In Starbucks I sit recovering from a growing sleep deficit. Coffee consumed, my thoughts resume. I’m about to enter Mexico. As the border grows nearer, the gravity of this crazy undertaking slows my southerly progress. Three nights spent with Charles and his family. One under the Golden Gate Bridge. One terrible night along the side of the road 70 miles south. One in Santa Cruz 20 miles further south. Two nights contemplating life 10 miles further. Half-a-night in a Monterrey cemetery 30 miles south. And the other half in the front yard of a nearby church.
San Fransisco is a beautiful and diverse city with a dramatic landscape. And enough cannot be said about the Golden Gate Bridge. It is a sight to behold. The weather is cool, typically in the 60’s or 70’s. Fog is an almost daily occurrence this time of year. Walking the streets, numerous languages add an exotic feel. Old cable cars traverse the city. A modern subway system whizzes below. And buses fill the void. The houses are colorful most with bubbling bay windows. San Fransisco is VERY hilly. And thanks to the incredible hospitality of an Oakland family, it sits high on my list of favorite cities, though not one in which I would reside. It is simply too large and too populated and EVERYONE aggressively targets your money, even monks clad in robs. They are selling world peace. Continue reading →
Todays modern world would be as foreign to Captains Lewis and Clark as the west was to them in their time. Yet their thoughts still ring true. As a modern-day explorer, this is all I require: a place to lay my head at night, food, water, company, and the occasional shower. Everything else is a bonus.
“So much will a good shelter, a dry bed, and comfortable supper revive the sperits of the waryed, wet, and hungry traveler.”
– Captain Meriwether Lewis
Two days of rest revived the “sperits” of this “waryed, wet, and hungry traveler.” I was excited to be back on the road. I was more excited to be entering my first forest fire. I woke early Saturday morning and tackled the Leggett climb. Since the beginning of my journey in Portland, people warned me of this hill. They do not know hills and should spend some time in Pittsburgh! The climb was fun and scenic and, aside from platoons of firetrucks, I had the road to myself. Shortly into the climb, the smoke began perfuming the air like a cedar incense. It wasn’t too thick. My lungs didn’t hurt. My chest did. More of a tightness really and on the left side. If I was an old man, I’d be seriously worried about having a heart attack. The smoke cleared as I bombed down the mountain. Continue reading →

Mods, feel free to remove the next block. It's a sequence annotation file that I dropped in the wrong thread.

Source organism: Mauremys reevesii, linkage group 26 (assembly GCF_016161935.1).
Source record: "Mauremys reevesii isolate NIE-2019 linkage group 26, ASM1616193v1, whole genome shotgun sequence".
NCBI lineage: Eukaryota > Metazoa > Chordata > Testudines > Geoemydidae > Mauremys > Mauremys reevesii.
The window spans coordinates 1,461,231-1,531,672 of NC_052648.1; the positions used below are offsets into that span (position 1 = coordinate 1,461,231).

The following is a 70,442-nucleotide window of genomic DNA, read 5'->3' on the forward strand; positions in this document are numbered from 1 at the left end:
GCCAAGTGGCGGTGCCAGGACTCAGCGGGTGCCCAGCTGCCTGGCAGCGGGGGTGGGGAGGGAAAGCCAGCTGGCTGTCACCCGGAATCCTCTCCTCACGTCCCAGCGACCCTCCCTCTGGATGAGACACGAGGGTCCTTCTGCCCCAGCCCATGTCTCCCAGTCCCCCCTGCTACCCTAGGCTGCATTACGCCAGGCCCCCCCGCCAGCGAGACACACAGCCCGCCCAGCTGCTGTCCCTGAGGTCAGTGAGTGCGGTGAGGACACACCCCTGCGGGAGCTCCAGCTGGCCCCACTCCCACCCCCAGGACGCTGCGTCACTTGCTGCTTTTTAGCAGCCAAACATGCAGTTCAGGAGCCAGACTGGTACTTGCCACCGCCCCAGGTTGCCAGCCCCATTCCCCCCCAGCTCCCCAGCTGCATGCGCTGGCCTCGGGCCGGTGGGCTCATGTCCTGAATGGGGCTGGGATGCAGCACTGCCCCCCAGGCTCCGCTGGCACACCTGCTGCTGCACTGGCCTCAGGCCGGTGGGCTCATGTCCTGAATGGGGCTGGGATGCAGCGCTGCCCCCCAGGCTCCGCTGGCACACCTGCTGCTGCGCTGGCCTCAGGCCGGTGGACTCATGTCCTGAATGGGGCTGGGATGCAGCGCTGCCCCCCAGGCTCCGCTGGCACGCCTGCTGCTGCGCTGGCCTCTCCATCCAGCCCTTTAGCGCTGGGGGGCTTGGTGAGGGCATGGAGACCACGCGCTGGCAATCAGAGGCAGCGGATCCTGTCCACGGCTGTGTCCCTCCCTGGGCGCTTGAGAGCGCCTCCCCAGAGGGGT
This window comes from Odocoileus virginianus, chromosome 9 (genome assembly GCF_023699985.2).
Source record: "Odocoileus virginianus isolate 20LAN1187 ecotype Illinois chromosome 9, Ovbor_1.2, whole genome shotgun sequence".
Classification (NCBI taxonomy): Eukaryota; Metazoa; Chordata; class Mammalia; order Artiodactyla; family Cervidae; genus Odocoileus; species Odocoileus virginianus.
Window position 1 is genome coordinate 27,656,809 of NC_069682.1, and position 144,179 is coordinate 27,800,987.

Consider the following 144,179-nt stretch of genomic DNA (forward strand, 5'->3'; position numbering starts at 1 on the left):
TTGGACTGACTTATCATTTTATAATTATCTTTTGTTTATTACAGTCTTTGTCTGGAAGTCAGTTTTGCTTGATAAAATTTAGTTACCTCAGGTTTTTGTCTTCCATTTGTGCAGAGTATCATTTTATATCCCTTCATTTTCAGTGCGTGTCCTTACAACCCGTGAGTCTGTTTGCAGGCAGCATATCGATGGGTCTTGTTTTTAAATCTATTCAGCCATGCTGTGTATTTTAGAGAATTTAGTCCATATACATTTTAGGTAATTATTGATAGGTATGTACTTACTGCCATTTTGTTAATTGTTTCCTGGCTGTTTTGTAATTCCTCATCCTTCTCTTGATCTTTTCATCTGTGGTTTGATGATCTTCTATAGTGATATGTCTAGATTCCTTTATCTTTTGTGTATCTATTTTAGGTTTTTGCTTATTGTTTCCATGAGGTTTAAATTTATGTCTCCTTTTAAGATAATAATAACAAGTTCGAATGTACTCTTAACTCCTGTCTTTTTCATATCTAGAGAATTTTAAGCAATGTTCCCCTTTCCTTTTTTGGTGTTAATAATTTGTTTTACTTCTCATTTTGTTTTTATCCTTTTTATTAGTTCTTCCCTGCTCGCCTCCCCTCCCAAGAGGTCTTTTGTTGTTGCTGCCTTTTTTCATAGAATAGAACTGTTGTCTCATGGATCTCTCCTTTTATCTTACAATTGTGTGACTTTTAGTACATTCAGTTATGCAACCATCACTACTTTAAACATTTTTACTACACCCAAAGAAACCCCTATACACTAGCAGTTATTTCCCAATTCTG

2 miles north of Leggett, CA and an uncontrolled forest fire
Sometimes in life, the daily grind and monotony of routine wears a person down. New experiences loose their luster. Waking is all the energy one can muster. In these trying times, some find solace in their sofa, perhaps spending days reclined on pillows reading and napping. I do not have a sofa; though, I do have a camp mat. I do not have pillows. I have a sleeping bag and a bag of clothes.
Lethargy may have begun after waking to early in my driftwood fortress. Crazy clowns threatened me no longer. I enjoyed a peaceful slumber. Until 6am, that is, when a thick mist enveloped me like a blanket attempting to soak everything I own. I quickly packed – I have it down to ten minutes at this point – and selected the only available option. I pedaled ever onward. Continue reading →
On a beach in Northern California just outside of Redwood National Park I lie in soft, salt and pepper speckled sand. The sky is streaked with the red glow of the setting sun. My nostrils tingle from the salty sea air and its fishy perfume that makes me feel far from home. My ears tune to the gentle ambiance of the crashing surf. A cold wind blows but cannot penetrate my driftwood fortified campsite.